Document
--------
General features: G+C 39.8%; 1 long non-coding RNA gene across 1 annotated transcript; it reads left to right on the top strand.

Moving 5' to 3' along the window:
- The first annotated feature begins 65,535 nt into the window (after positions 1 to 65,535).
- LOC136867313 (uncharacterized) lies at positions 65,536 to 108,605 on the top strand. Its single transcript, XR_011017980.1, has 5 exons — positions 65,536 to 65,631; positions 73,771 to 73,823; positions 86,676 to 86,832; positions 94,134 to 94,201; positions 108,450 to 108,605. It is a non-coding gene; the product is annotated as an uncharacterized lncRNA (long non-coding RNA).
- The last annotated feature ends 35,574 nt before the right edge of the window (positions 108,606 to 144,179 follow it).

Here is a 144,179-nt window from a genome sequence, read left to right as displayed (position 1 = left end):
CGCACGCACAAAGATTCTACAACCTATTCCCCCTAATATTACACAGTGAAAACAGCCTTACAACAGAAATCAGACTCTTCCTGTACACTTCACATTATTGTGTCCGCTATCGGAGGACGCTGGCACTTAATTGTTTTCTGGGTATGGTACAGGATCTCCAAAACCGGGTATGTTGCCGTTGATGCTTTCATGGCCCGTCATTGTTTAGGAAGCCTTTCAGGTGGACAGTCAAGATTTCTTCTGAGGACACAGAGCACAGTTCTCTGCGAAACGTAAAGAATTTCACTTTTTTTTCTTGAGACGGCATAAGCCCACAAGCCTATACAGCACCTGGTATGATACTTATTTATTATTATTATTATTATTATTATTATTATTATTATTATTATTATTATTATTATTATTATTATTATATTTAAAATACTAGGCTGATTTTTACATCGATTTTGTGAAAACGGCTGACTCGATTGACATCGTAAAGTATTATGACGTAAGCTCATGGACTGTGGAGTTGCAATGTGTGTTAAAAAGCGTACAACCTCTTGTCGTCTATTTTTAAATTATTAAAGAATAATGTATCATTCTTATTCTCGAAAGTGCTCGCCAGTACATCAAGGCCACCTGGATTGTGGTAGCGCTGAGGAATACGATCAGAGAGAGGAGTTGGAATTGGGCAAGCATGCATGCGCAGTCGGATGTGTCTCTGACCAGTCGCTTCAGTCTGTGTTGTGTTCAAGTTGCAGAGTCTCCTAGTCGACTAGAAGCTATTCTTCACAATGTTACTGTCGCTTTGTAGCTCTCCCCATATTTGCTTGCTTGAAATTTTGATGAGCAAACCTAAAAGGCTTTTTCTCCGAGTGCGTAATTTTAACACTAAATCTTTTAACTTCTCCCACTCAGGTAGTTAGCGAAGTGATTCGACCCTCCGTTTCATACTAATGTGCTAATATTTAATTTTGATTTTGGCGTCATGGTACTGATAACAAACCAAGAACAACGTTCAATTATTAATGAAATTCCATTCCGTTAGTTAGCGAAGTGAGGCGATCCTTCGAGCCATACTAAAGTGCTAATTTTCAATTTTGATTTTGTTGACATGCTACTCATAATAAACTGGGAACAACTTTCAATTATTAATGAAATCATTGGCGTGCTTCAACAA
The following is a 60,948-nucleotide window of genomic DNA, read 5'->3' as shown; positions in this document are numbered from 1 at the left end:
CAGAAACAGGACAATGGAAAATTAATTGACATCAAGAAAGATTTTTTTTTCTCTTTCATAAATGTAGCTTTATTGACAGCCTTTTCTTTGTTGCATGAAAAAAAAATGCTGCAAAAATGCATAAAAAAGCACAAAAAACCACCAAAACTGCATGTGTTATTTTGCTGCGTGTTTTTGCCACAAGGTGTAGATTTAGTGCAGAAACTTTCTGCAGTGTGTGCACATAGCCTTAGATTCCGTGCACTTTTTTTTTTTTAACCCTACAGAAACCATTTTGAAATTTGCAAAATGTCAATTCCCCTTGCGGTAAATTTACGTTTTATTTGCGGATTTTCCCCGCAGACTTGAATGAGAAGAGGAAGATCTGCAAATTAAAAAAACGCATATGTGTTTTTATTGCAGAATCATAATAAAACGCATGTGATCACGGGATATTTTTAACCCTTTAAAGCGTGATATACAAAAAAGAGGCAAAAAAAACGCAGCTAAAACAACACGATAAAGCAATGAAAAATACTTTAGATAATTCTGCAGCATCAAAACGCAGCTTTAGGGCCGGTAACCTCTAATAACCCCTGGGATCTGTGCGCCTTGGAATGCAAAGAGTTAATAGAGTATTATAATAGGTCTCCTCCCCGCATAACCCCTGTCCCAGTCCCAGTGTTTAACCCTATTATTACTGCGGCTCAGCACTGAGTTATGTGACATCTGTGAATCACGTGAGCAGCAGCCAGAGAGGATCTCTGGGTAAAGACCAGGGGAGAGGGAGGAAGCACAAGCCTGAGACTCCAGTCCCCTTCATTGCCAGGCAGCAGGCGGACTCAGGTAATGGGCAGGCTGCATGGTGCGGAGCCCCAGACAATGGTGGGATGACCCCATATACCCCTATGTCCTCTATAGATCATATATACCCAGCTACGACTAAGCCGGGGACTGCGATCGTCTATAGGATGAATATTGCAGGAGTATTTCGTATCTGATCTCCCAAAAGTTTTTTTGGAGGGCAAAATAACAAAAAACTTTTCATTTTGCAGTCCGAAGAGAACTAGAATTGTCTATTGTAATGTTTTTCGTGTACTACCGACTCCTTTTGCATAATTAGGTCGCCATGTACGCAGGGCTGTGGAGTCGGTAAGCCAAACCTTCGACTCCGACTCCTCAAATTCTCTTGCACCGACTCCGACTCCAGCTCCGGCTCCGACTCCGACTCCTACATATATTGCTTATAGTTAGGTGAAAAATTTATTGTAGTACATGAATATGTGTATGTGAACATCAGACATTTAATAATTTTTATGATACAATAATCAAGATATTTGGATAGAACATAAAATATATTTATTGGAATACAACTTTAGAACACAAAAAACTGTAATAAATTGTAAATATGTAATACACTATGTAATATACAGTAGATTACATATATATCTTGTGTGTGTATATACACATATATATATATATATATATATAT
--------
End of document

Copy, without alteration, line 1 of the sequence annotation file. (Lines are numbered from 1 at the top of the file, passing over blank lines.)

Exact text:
General features: G+C 39.8%; 1 long non-coding RNA gene across 1 annotated transcript; it reads left to right on the top strand.